Posted on Oct 02, 2015 | Comments 0
New research led by Erin Espinosa, a research associate in the Texas Institute for Excellence in Mental Health of the School of Social Work at the University of Texas at Austin, finds a large gender gap in sentencing in the juvenile justice system. Dr. Espinosa examined the records of more than 5,000 youths in three large urban counties in Texas. She found that on average girls were confined in juvenile justice facilities longer than young males.
Dr. Espinosa’s study found that girls were held in pretrial detention five days longer on average than boys despite the fact that their offenses tended to be less serious. Females were released from confinement at a much slower pace than males. Dr. Espinosa stated that “we now know that not only are girls more likely to be removed from their home and placed in institutional care for violations of court orders than boys, but once there they are also likely to serve longer sentences.”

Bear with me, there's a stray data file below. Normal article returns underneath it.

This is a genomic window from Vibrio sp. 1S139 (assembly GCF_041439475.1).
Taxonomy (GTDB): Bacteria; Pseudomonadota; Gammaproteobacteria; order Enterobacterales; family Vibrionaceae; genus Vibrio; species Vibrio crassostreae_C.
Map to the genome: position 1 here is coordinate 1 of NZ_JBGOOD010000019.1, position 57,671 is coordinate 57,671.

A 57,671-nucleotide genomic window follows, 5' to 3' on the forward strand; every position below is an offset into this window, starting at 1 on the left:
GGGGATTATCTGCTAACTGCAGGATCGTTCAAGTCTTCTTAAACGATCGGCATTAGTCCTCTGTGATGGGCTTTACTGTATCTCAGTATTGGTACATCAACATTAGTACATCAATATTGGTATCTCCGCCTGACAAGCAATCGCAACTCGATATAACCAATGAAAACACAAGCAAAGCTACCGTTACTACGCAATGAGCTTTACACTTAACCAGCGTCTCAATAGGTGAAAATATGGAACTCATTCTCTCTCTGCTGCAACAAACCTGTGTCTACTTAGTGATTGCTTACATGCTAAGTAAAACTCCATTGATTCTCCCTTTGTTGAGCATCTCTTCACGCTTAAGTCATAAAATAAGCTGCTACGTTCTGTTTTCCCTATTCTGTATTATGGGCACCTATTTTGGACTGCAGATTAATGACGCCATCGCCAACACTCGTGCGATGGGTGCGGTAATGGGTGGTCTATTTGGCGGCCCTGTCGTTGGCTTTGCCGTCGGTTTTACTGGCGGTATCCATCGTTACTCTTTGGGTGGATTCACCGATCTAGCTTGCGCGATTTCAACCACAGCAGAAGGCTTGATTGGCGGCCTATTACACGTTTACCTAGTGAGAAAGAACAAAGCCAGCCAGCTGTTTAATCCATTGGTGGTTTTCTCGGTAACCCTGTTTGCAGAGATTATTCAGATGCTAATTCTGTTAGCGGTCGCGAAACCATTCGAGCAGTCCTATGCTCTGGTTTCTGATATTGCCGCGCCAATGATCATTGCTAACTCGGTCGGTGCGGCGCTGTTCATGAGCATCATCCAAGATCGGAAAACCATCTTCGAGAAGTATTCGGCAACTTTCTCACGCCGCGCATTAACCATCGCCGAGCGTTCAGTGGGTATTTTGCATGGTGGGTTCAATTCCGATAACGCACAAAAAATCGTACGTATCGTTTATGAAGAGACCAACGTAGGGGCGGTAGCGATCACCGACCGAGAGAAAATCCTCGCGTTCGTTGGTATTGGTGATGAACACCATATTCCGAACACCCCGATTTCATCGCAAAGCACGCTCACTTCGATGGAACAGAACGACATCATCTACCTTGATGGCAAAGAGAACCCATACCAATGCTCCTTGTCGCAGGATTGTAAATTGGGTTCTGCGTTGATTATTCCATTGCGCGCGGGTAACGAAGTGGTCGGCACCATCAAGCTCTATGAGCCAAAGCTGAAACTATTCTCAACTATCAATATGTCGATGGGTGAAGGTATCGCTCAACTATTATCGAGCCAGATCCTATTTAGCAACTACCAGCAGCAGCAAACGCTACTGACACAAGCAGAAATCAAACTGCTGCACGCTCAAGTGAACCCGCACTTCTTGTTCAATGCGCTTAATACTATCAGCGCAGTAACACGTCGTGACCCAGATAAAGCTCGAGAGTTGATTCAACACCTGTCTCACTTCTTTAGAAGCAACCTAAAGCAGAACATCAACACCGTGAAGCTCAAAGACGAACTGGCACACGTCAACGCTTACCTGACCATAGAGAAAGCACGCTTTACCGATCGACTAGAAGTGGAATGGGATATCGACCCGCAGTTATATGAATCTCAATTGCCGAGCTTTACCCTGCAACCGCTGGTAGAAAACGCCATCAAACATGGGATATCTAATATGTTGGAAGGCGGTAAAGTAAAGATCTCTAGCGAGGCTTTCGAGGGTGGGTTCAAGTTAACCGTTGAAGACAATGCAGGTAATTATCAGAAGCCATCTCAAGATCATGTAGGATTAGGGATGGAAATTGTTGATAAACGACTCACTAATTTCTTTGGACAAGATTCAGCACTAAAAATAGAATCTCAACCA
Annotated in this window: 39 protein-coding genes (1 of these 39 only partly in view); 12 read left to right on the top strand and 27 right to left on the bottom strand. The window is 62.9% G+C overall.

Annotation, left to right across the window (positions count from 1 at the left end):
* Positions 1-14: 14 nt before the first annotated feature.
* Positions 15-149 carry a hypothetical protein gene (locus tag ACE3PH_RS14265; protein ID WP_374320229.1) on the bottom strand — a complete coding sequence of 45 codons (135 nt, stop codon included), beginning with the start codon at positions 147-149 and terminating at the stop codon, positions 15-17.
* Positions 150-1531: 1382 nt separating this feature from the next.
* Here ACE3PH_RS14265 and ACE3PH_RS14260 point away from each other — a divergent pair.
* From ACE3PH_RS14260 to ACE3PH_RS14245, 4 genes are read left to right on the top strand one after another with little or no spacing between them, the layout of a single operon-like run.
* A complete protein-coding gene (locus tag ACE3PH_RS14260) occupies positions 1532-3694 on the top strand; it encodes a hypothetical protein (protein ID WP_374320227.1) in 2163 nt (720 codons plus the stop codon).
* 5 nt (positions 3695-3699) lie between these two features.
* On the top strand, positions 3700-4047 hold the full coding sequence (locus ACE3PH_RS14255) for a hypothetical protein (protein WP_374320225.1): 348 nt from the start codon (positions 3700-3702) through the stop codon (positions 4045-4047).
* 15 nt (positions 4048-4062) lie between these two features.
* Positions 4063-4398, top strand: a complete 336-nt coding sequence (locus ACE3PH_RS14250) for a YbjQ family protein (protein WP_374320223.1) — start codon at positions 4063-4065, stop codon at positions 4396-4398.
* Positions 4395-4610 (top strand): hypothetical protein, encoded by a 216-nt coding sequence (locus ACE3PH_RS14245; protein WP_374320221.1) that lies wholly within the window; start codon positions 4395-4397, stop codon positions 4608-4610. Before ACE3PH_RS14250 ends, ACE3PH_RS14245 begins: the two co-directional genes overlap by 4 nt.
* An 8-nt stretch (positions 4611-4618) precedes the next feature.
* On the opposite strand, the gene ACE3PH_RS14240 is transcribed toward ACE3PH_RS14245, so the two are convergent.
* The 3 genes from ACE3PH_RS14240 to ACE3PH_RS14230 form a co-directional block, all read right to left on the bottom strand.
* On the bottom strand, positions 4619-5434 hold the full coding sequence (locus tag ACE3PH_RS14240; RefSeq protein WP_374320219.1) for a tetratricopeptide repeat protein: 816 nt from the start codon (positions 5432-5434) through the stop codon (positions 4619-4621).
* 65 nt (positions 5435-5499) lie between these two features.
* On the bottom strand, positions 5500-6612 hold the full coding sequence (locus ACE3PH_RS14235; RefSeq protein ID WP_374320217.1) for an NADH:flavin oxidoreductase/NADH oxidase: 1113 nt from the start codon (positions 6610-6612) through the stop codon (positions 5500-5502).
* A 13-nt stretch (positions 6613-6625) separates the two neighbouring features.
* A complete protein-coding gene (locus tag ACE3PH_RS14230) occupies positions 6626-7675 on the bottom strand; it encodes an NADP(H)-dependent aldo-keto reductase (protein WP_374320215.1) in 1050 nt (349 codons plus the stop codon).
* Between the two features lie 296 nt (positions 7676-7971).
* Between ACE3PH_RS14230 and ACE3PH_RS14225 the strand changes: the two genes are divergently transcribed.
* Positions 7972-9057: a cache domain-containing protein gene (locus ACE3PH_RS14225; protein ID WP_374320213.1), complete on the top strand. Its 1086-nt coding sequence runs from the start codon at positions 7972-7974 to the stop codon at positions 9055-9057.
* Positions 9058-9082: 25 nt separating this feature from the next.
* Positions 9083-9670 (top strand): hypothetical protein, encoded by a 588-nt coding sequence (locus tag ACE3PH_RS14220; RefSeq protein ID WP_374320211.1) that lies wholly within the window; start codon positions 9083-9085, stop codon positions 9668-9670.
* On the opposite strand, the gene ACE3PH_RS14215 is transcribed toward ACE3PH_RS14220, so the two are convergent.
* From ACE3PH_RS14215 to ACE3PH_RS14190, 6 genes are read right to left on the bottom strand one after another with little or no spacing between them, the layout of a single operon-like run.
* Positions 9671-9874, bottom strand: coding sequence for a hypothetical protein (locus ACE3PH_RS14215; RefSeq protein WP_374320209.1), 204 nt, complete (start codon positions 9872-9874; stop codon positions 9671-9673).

Dr. Espinosa is a graduate of Angelo State University in San Angelo, Texas, where she majored in criminal justice and psychology. She holds a master of public administration degree from Angelo State and a Ph.D. in juvenile justice from Prairie View A&M University in Texas.
The article, “The Influence of Gender and Traumatic Experiences on Length of Time Served in Juvenile Justice Settings,” was published on the website of the journal Criminal Justice and Behavior. It may be accessed here.